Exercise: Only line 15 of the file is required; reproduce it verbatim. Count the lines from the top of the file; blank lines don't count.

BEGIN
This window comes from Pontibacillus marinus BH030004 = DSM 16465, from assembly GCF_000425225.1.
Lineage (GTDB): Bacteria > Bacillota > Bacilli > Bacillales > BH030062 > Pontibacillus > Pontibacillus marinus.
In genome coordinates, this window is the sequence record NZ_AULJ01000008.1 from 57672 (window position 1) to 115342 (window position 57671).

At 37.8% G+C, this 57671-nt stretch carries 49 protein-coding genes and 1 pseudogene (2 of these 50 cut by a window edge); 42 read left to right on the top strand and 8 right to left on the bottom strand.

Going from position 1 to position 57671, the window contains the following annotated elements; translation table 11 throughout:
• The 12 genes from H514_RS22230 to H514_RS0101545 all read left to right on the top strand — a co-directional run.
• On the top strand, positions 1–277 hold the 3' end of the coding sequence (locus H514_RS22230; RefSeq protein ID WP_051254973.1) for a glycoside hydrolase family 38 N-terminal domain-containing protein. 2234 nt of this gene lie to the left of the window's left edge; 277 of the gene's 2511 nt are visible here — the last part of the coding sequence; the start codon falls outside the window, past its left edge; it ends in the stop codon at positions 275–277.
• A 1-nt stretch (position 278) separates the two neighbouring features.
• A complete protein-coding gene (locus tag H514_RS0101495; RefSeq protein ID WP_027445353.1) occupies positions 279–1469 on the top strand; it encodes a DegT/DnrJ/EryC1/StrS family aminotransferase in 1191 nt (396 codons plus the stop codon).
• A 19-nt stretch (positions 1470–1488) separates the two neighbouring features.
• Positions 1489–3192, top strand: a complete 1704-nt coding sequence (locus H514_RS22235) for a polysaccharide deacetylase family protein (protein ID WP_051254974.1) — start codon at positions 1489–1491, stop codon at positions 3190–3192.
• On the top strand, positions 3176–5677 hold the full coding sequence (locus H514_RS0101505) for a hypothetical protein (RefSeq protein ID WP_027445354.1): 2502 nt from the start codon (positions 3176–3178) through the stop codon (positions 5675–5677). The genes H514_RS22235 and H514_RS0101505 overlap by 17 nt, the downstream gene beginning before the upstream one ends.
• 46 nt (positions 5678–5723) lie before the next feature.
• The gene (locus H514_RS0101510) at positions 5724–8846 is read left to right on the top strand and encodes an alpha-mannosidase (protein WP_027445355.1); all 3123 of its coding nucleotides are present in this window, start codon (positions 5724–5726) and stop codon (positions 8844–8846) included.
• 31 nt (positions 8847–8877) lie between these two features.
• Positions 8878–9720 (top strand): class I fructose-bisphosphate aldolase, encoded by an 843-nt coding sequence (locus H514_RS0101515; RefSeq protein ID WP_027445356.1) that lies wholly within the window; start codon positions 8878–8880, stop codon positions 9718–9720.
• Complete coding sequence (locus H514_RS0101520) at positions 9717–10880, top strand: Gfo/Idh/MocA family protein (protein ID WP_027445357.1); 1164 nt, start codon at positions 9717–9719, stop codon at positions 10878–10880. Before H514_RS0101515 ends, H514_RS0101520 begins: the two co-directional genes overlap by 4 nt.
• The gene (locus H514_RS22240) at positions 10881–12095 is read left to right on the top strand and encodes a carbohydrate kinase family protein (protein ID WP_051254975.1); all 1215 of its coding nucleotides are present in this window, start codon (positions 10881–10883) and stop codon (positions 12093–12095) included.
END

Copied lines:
• 31 nt (positions 8847–8877) lie between these two features.